Tag Archives: Quarterly plans

Quarterly or half-yearly quotas – when is it a good idea?

Download a copy of this paper formatted for printing (includes footnotes not shown on this post): Sales Compensation – measurement periods under a year 101003

The Question:

When is it helpful to set quotas and measure sales people for performance over a half-year, quarter or month rather than the more usual one year period?

Most sales quotas in most businesses are on one-year quotas. And most compensation plans that offer added incentives to reach and exceed quota tend to pay top performers more towards the end of the plan year. This is a natural outcome of a corporate planning process with an annual measurement period for company results, executive incentive plans, and most broad-based employee variable pay plans, as well as the annual performance management cycle found in most companies. However, more companies are asking themselves if annual quotas for sales people are the best answer, and some are making the change to semi-annual or quarterly quotas with good results.

In this position paper, we provide guidance to help companies considering such a change in the following sections:

  1. The business case for measurement periods under a year
  2. Challenges of measurement periods under a year
  3. Keys to successful implementation of shortened measurement periods

The business case for measurement periods under a year

Companies considering shortened measurement periods generally do so because:

  • Economic uncertainty reduces quota accuracy when quotas are set too far in advance. The recent recession, and the possible upcoming recovery have made the predictable steady growth experienced as “normal” only a few years ago a remote memory. The compensation plans in most larger companies depend on quotas, and so the quality of the compensation plan is fully dependent on the ability to set fair, attainable quotas that provide adequate challenge.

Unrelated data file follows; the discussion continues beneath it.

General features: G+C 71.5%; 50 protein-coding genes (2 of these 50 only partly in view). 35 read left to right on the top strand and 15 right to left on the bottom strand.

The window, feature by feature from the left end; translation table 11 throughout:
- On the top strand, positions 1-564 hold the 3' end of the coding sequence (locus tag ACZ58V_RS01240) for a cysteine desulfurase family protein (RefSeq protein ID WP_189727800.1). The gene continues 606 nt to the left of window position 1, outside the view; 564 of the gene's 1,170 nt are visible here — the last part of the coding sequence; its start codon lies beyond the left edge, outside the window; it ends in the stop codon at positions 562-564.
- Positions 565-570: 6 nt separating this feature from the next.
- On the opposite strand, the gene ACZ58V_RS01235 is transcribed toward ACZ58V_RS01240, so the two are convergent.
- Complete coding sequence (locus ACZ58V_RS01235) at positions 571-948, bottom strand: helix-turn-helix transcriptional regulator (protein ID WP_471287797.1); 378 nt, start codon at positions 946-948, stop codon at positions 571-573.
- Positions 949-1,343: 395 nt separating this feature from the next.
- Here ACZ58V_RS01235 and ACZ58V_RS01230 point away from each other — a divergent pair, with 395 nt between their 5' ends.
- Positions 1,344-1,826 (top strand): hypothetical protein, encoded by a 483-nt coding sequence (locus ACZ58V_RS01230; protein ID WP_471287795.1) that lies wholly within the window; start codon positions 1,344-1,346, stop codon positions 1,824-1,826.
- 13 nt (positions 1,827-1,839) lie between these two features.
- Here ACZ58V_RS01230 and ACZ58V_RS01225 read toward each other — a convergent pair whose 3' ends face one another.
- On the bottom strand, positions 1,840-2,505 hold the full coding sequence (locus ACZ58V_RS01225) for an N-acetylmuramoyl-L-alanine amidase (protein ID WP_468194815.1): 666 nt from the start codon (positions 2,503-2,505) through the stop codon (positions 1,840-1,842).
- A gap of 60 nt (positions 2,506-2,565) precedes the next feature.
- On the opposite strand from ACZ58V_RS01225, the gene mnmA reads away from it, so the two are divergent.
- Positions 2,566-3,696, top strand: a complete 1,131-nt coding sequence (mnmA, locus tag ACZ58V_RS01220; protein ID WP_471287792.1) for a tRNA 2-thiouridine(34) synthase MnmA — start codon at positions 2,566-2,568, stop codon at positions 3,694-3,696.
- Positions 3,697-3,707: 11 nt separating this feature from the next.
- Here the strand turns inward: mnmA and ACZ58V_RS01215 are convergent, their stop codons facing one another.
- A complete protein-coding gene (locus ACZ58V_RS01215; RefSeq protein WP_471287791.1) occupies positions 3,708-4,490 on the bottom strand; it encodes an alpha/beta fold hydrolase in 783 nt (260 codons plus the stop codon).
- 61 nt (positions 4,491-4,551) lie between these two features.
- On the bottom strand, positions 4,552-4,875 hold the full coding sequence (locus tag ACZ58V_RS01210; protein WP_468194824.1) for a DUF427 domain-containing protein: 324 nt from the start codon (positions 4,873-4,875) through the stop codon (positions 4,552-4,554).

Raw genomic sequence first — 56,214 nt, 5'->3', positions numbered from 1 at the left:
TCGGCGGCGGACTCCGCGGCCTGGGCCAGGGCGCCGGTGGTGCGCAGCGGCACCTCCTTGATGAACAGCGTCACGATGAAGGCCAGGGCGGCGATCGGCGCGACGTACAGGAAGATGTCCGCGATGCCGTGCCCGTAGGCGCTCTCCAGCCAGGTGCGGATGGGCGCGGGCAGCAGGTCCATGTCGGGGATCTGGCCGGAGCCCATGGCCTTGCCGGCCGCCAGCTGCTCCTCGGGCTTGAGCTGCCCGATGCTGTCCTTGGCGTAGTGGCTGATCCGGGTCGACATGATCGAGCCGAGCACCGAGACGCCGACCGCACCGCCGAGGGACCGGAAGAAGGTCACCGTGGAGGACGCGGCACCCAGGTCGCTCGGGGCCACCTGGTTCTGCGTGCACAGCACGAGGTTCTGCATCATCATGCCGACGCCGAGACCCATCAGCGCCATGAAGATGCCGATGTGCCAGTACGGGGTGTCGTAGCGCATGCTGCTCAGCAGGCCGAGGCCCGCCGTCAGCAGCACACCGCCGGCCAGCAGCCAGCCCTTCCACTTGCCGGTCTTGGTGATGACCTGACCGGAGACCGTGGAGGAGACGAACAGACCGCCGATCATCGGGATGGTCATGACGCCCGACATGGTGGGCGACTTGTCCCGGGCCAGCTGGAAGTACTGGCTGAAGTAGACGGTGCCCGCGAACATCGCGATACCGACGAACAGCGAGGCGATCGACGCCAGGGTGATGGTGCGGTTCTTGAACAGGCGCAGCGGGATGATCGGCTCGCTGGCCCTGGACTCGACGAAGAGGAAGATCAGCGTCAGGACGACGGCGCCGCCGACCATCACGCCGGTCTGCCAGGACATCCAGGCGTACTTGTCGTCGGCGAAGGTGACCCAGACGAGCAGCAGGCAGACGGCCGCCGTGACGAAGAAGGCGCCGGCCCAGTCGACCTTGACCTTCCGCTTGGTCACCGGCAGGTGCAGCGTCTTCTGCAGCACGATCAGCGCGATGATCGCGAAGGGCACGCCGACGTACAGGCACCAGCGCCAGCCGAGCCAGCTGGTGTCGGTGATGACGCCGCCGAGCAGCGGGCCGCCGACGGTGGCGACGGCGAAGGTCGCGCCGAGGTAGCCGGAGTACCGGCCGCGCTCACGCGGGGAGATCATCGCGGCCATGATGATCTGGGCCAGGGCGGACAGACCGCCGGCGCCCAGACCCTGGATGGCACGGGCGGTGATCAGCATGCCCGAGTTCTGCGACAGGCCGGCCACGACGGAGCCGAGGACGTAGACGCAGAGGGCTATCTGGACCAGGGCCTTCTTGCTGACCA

• Shorter measurement periods create more and smaller “hockey sticks,” smoothing out the deal flow more evenly over the year. With an annual quota, many sales people will push hard to reach and achieve it towards year end. If, for example, quotas are half-yearly, then that push happens twice a year, with a shorter peak each time, helping to smooth out the company’s shipments, service delivery, deal approvals, etc.
  • Everyone is “in the game” for more of the year. If quotas are aggressive and sales people find themselves behind early in the year with no real hope of achieving or exceeding the annual quota, they may find themselves with no real incentive to push hard for results, preferring to win those big deals in the following year to help relieve a more achievable quota. If quotas are half-yearly, then the start of the second half offers a fresh start for the sales person who once again has a real chance to meet and exceed the second half quota.
  • Early wins don’t result in “coasting” for the rest of the year. With an annual quota, sales people who do very well early in the year may not be as eager for the next sale as soon as they see their quota is in sight for the year. With quarter quotas, for example, the sales person who does well in one quarter will see clearly the necessity of meeting or exceeding their quota again in the next quarter.